You became a first-time mother in the midst of starting and growing a business — what was that experience like?

 

Becoming a mom, obviously, gave me an entirely new priority when, for so long, my top and only real priority was Baked by Melissa. So, learning how to balance my company and my family is something that I do every single day. I think I’m in a constant state of FOMO. If I’m at work while my family is at home, I have FOMO. And if I’m at home while my tie-dye baby and Baked by Melissa family is at work, I also have FOMO. There’s no such thing as balance — my definition of success is working hard towards something I love. I see it as this incredible gift that I have the opportunity to work hard towards achieving something that I love so much, Baked by Melissa and, of course, my family. I don’t work towards retirement; I don’t want to be doing nothing. I think that doing something that makes you feel fulfilled at the end of the day is truly what success means, and I definitely feel fulfilled at the end of my day.

 

How much do your girls know about your job and your business?

 

One of my favorite experiences as a mom was when we went to Aruba with my parents and we flew out of JetBlue’s terminal at JFK, where we have a Baked by Melissa store. We stopped at the airport store and got cupcakes, and I tried to explain to my oldest daughter, Scottie, that it was my business. She loves the cupcakes, she’s had them so many times, and we’ve told her before that I’m Melissa, but we don’t spend that much time in the stores because there isn’t one in Hoboken. So, our store visits are always when we’re in the city or at the airport.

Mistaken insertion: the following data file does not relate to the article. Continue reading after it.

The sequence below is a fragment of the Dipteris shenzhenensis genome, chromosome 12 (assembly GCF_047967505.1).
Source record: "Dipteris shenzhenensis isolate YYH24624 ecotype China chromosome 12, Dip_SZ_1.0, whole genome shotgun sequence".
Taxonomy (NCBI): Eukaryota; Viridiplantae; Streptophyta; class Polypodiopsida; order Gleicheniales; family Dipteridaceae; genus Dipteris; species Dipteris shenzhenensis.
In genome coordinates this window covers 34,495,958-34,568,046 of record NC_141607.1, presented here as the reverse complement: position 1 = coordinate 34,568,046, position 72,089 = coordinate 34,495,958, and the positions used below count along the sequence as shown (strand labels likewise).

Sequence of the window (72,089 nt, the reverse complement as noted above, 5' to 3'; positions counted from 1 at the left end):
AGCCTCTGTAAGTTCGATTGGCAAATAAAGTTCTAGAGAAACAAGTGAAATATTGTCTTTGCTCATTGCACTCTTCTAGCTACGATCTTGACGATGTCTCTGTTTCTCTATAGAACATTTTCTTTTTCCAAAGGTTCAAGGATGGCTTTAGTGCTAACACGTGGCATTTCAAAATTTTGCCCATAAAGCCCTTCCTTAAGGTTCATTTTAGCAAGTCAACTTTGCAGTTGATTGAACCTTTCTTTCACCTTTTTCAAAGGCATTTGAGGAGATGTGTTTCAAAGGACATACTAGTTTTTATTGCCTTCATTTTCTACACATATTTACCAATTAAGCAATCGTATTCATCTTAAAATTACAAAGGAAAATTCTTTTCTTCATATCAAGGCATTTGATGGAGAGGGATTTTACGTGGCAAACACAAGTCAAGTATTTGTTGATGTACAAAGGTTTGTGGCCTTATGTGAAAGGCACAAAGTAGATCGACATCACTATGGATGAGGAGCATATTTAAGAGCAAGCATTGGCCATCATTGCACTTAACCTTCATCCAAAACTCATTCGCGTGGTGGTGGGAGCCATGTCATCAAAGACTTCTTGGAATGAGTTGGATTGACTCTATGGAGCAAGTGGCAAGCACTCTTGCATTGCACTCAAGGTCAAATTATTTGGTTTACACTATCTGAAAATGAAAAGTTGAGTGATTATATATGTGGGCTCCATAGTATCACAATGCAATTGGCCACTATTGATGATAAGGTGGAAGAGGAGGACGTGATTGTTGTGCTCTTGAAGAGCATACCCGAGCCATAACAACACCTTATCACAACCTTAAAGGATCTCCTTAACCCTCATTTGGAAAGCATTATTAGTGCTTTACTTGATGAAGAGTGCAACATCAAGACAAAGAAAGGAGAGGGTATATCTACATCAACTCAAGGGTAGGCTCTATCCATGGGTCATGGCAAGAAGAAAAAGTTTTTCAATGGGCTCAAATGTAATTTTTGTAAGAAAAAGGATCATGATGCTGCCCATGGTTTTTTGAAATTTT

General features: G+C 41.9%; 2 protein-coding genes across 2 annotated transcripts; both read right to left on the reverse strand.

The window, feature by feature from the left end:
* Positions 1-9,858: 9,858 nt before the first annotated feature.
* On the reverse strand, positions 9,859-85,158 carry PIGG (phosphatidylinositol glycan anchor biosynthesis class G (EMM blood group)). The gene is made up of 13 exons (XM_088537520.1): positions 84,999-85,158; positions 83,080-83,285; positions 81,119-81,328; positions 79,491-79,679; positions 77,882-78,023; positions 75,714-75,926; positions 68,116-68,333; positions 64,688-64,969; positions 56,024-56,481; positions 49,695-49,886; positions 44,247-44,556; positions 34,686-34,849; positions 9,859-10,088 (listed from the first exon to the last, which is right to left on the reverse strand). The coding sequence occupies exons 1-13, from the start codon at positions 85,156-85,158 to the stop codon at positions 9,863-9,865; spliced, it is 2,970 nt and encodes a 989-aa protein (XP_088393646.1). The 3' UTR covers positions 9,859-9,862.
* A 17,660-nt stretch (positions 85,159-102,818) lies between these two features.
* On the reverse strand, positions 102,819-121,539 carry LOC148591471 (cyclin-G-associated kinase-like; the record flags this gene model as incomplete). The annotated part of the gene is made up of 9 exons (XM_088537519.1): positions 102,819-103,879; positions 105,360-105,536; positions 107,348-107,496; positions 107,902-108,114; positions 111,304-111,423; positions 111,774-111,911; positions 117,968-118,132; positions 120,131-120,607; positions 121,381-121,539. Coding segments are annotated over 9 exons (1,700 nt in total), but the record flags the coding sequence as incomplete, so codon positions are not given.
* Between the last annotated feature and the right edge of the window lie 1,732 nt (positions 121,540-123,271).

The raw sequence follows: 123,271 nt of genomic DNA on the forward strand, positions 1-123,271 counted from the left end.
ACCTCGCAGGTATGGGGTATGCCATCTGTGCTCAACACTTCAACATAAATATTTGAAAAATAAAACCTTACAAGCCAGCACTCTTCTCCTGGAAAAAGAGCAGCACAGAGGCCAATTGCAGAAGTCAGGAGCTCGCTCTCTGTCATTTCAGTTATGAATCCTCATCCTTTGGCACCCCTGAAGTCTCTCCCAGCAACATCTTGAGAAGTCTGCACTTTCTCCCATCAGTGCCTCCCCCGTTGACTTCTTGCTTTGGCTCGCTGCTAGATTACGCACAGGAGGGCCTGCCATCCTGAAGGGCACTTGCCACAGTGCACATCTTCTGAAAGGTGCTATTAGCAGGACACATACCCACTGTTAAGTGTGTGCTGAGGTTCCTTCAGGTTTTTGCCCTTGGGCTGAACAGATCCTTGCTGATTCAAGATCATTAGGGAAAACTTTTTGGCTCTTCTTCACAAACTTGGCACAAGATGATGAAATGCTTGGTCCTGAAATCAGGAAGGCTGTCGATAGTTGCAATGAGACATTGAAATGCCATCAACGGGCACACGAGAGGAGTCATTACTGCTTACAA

On the way back from our trip, we were walking through the terminal again and I said, “Look, Scottie, there’s Baked by Melissa! Do you remember buying cupcakes at that store?” And she said, “Yes!” and was so happy. I replied, “You know how the store’s name is Baked by Melissa? Well, mommy is Melissa!” And, at that moment, I watched her little brain connect me with the store and she got so excited and grabbed my hand so tight and said, “You’re Melissa! Baked by Melissa’s my mom!”

I think her teachers at daycare and her babysitters think it’s the coolest thing ever and will talk to her about it too. Recently, I took her to the playground, and she was trying to make friends with this boy who was playing with another boy and she said, “My mom is Melissa!” It’s the cutest little thing ever. I don’t know how much she truly understands, but she gets it. I’m hoping to really use it to my advantage one day because my oldest is really a daddy’s girl — I’m holding out for my youngest — but it’s really great and they’re so lucky.

 

 

How has motherhood impacted you both personally and professionally?

 

Having kids forced me to do what I need to do at work and delegate the other things, which is wonderful. I couldn’t do it without my incredible team of like-minded, hardworking, passionate people who get sh*t done. I feel, as a business owner, that I’m just lucky to be in my position. I recognize the whole slew of challenges of being a working mom that I don’t have to face because I’m the founder, president, product developer, and face of the brand and I can’t be replaced. If I was just working for some big corporation, I think I’d feel even more pressure in a very high-pressure role already.